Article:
dont_want_thisSeveral years ago, I witnessed a Microsoft unified communications (UC) deployment at a large engineering firm in the Midwest. The plan was to rollout the new UC solution to the entire company headquarters consisting of several buildings and over 3,000 people and slowly phase out usage of the desk phones in the coming months. As part of the deployment, each employee was given a corded USB stereo headset and a short video tutorial that featured the CIO explaining the reasoning behind the upcoming communication changes followed by a product introduction and brief set up instructions.

The IT team had been building up to the deployment day with e-mail reminders, announcements, and posters spread throughout the campus. They put together a raffle drawing with technology prizes including iPods, webcams, wireless mice and some wireless headsets. It seemed as if IT was doing everything right to get people ready for the change, but on the first day of deployment I observed mixed reactions. Feelings ranged from optimism, curiosity, ambivalence, stoic resignation, and outright hostility. One woman walked up to the table to pick up her headset and said with a great deal of sadness, “I don’t want this.” Another stumped the IT Director by asking “If my PC crashes, how do I call IT?” Not surprisingly, the range of feelings could also be drawn along generational lines, with younger employees tending to be more on the positive to neutral side and older employees being on the neutral to negative side. And even among those who were in the positive to neutral camp, very few actually saw how these changes were going to benefit them specifically. This is where the idea of moving from a deployment mindset to an adoption mindset can really ensure success and quicker ROI for some of these big infrastructure changes, and it involves getting a little personal.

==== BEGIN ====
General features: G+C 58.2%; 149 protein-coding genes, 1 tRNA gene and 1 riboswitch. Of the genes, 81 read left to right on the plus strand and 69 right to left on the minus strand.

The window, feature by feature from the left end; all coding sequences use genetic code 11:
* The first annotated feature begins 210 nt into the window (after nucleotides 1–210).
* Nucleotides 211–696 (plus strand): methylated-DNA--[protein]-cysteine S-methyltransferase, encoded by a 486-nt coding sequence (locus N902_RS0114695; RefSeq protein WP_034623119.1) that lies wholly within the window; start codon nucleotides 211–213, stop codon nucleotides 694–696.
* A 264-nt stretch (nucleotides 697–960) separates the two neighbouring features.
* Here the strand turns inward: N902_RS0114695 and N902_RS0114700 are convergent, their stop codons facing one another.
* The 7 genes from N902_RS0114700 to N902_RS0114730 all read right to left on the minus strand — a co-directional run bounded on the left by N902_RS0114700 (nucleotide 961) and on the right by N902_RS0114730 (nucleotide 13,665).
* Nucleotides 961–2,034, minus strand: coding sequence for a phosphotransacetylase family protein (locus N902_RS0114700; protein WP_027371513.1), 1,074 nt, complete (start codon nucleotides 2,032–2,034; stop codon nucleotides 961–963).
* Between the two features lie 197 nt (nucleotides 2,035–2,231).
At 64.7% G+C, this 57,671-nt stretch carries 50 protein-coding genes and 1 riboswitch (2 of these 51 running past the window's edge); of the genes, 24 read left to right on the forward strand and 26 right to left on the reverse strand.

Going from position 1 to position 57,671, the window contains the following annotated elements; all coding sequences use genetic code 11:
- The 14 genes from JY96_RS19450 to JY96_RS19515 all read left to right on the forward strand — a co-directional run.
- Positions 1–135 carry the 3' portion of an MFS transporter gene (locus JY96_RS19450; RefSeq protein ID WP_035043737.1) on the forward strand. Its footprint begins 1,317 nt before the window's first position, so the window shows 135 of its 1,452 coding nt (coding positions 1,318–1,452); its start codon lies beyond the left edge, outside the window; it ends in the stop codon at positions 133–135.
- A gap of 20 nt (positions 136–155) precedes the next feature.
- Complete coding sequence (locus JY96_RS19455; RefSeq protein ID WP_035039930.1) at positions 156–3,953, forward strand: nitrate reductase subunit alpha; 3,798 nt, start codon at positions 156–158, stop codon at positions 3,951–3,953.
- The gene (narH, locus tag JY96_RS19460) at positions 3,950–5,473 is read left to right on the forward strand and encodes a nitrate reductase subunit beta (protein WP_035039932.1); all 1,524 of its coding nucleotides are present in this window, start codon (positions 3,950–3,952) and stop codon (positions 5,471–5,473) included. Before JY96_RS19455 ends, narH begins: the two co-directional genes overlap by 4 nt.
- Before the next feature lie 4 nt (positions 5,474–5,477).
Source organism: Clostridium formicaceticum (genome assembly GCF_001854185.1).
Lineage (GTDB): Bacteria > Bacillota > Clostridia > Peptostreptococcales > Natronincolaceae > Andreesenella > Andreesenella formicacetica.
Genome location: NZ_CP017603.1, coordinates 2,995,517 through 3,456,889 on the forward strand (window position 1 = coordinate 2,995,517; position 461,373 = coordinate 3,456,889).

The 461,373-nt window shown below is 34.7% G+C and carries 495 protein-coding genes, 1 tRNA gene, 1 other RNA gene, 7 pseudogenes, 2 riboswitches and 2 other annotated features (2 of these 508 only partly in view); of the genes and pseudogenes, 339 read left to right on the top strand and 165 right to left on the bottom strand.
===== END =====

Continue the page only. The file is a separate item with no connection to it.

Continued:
The argument for taking a personalized approach to IT is simple: people using technology have different needs across the organization, depending on their role, tasks, and preferences. And, what good is it to provide technology to employees if they won’t or can’t use it? According to a recent Oxford Economics1 study, employees say they are expected to stay connected to the office all the time, yet only 40% say the devices they use at home integrate seamlessly with their work tools. Wouldn’t it be great if technology not only saved money and modernized your company infrastructure, but also worked well and was accepted by each individual?

Promoting a better understanding of work styles & behaviors in the enterprise became a passion of mine after seeing the impact of both positive and negative employee experiences during major technology shifts. But there are not very many resources out there to educate IT about the finer points of today’s workforce. With this in mind, Plantronics conducted an in-depth, global study2 of 4,500+ participants, in an effort to understand evolving needs and pain points as they apply to communication and communication device technologies. The findings form this research underscore how understanding an individual’s preferred work style and having IT support accordingly, can help companies and individuals realize true adoption of technology leading to efficiency and productivity gains in the enterprise.